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High court to consider whether pot odor gives cause to arrest

Maryland’s top court will consider whether police have probable cause to arrest someone for marijuana possession if they smell the drug clearly on the person – even though possession of less than 10 grams of marijuana is not a crime in the state.

The Court of Appeals agreed this week to review a lower court ruling that police may constitutionally presume that the marijuana odor indicates the probable presence of at least 10 grams of the drug on the person.

The high court appeal was brought by Rasherd Lewis, who was arrested in February 2017 by a Baltimore police officer who testified that he smelled marijuana on Lewis. Officer David Burch Jr.’s search of Lewis incident to the controversial arrest revealed a handgun in the bag Lewis was carrying in the Bag Mart store in the 400 block of West Saratoga Street.

Lewis was convicted in Baltimore City Circuit Court of wearing, carrying or transporting a handgun. He was sentenced to three years in prison, with all but 90 days suspended, and to three years of supervised probation.

The Court of Special Appeals upheld the search and conviction in a reported 2-1 decision last year.

In his successful request for high court review, Lewis argued through counsel that enabling police to arrest someone because they smelled of marijuana – when possession of less than 10 grams is a civil offense punishable by a $100 fine — violates the Constitution’s Fourth Amendment prohibition on unreasonable seizures.

Such broad police discretion would mean “almost anyone in an area where the odor of marijuana is routinely present (like Baltimore, the state’s largest city) is subject to an arrest if that person’s clothing or outerwear absorbs any of the odor second hand,” stated Todd M. Brooks and Ioana Kastellorizios, Lewis’ appellate counsel, in their request.

“(I)f an officer now smells marijuana on a person – regardless of how that odor arrived on the person – the police may skip an investigatory stop and arrest the individual to confirm or dispel suspicion of a crime,” added the attorneys, who are with Whiteford Taylor & Preston LLP in Baltimore.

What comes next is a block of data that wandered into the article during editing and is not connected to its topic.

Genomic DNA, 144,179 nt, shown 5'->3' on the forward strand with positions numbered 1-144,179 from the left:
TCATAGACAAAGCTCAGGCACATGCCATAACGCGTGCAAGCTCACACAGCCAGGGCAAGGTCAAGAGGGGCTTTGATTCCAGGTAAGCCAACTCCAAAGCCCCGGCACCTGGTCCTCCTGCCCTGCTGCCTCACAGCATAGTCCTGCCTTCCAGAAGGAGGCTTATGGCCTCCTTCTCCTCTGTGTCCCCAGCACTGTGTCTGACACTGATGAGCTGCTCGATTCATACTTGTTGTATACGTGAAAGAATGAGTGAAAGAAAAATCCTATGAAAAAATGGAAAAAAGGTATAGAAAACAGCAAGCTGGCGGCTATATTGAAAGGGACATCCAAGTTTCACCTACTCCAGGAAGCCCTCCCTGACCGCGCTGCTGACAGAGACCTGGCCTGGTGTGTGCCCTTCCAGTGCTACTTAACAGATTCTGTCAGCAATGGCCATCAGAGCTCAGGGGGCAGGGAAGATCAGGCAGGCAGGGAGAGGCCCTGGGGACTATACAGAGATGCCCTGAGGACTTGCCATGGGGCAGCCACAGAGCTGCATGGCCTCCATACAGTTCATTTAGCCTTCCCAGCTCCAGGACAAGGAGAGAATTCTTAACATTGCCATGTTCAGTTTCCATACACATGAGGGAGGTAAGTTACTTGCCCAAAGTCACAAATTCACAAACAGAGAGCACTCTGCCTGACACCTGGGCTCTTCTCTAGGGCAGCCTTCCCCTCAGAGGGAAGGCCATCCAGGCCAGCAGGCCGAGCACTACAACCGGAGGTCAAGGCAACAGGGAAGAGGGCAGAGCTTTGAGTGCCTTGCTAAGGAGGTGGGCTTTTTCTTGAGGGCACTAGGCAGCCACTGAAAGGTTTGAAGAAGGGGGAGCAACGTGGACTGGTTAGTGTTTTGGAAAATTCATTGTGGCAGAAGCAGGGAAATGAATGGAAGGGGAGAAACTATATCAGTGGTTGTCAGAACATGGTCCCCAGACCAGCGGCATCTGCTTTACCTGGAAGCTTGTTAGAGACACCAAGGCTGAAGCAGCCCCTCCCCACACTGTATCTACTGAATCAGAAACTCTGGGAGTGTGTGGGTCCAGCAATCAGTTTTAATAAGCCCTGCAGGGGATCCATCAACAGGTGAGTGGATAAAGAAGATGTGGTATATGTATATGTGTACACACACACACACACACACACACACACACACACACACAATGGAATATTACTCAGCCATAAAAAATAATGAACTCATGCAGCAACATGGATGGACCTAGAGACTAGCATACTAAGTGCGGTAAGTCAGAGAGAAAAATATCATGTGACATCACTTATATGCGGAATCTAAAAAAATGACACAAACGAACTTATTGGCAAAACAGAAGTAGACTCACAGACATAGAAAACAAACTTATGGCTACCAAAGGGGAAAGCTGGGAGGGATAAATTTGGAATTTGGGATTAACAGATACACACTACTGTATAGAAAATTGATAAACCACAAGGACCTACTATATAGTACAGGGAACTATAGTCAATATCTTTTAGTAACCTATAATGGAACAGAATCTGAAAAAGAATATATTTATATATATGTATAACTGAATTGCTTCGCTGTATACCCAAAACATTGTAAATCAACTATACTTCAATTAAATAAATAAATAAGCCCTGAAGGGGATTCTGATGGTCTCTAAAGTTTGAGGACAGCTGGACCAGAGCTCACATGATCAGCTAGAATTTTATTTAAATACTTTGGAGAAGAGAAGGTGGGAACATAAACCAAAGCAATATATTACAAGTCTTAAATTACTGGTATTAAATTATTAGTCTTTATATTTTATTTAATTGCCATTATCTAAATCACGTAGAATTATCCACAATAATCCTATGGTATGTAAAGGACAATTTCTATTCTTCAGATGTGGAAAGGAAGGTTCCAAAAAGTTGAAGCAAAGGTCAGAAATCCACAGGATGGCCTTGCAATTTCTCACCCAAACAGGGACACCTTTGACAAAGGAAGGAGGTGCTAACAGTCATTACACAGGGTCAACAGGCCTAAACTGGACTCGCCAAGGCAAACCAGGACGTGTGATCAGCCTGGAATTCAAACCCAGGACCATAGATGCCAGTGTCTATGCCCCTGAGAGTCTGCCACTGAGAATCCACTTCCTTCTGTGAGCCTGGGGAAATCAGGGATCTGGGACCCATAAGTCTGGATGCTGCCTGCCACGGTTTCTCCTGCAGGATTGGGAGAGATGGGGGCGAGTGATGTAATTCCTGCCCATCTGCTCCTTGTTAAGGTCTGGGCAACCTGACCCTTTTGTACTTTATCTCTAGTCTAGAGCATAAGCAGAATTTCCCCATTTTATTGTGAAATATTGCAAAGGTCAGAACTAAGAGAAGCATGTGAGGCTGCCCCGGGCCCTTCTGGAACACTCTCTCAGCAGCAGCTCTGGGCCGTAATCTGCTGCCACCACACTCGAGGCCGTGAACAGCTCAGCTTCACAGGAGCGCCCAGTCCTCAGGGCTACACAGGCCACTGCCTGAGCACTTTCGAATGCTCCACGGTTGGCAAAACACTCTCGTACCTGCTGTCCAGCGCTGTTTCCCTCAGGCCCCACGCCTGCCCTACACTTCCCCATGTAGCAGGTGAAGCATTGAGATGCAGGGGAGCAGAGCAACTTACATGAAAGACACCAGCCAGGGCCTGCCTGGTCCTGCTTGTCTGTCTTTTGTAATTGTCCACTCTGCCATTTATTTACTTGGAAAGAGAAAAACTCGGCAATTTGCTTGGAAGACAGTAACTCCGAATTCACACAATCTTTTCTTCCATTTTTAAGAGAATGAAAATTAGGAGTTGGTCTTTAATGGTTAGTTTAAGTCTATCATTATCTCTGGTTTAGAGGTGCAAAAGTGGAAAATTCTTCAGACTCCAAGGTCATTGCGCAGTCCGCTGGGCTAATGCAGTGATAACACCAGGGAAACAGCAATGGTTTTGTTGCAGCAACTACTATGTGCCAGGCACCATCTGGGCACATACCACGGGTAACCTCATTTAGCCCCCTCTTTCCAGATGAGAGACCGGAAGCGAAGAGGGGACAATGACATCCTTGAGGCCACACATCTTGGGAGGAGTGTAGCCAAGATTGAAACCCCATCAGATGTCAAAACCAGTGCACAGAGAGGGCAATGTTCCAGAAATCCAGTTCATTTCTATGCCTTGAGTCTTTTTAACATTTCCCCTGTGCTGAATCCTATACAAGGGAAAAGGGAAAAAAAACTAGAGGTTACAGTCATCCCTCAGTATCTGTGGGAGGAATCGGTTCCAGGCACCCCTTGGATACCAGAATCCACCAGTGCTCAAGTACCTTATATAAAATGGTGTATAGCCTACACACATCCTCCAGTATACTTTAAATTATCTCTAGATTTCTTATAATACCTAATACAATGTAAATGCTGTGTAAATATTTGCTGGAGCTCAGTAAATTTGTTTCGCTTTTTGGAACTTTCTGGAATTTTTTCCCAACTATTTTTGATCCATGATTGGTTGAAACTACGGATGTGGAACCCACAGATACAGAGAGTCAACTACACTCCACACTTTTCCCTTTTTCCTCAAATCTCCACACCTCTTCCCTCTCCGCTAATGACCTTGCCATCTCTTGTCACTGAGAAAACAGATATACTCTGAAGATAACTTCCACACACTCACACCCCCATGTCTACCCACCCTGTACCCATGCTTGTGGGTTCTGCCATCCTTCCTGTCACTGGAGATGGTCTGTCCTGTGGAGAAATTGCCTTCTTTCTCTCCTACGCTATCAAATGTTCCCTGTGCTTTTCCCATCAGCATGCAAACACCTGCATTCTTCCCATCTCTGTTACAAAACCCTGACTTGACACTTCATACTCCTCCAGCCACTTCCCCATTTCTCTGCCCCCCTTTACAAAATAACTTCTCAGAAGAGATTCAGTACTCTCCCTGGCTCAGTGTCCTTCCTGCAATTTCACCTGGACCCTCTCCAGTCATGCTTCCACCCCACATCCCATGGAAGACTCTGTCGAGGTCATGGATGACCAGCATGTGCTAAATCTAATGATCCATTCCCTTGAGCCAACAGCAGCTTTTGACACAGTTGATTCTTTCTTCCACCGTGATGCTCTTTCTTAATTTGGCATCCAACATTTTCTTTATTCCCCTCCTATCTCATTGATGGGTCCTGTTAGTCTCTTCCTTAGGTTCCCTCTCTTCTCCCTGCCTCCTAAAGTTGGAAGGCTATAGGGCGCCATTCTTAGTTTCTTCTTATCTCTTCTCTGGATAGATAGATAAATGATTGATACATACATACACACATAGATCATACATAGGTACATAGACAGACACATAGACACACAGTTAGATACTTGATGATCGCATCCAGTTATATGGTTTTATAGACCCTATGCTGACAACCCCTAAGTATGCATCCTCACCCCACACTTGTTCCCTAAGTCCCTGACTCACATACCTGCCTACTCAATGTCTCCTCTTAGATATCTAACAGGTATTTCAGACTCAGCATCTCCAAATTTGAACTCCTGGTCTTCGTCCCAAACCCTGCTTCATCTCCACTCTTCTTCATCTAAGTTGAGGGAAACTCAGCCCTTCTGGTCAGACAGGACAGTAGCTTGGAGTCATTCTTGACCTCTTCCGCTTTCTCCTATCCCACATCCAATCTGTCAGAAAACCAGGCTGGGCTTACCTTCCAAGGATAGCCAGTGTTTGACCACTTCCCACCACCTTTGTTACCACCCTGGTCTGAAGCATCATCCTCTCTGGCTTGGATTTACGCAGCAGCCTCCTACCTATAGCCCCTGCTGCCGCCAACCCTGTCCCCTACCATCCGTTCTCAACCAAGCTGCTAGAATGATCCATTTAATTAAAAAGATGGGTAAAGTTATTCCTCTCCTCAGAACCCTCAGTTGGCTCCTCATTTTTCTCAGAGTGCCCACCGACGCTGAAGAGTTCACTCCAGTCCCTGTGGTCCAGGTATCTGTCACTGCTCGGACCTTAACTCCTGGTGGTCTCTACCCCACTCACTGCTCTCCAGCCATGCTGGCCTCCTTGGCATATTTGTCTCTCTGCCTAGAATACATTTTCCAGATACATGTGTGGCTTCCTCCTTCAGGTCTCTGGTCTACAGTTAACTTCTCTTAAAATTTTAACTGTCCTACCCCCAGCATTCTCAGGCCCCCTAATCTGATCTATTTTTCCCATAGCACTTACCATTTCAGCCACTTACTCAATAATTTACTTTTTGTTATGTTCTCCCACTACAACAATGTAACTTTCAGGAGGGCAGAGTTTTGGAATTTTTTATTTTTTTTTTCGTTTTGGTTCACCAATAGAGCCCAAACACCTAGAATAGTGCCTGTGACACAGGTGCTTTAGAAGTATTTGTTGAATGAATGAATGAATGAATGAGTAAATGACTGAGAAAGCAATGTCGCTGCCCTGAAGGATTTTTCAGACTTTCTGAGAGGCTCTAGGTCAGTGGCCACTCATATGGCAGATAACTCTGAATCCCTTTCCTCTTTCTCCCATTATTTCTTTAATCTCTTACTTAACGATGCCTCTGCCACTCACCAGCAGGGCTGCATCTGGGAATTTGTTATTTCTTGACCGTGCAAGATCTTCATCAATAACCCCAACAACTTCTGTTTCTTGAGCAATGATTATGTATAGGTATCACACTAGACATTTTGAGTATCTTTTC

But Assistant Maryland Attorney General Daniel J. Jawor, in the state’s failed opposition to the review request, wrote that the marijuana scent clearly emanating from Lewis gave police probable cause to arrest him and conduct a search incident to the arrest.

In addition, the concern that a person smelling of secondhand marijuana smoke might be arrested does not offend the Constitution, as it “has always been true” that the aroma gives police valid cause to act, Jawor wrote.

“The truth of the matter is, a sober party injudiciously lingering amongst those smoking up a few joints necessarily exposes himself to second-hand smoke – and, with it, the reasonable suspicion of possession that an officer may rely on later to effectuate a stop and possible arrest on the street,” Jawor added. “But that is nothing new wrought by … the decision below.”

The high court’s consideration of whether odor on a person gives police probable cause to arrest the individual follows its decision last month in Michael Pacheco v. State of Maryland. In Pacheco, the court held that the smell of burnt marijuana emanating from a car could provide probable cause to search the vehicle but not to arrest the occupant unless the officers had probable cause to suspect he or she possessed at least 10 grams of the drug or was driving under its influence.

The Court of Appeals will hear arguments in Lewis’ appeal in January, according to the court clerk’s office.

The high court is expected to render its decision by Aug. 31, 2020, in the case, Rasherd Lewis v. State of Maryland, No. 44, September Term 2019.

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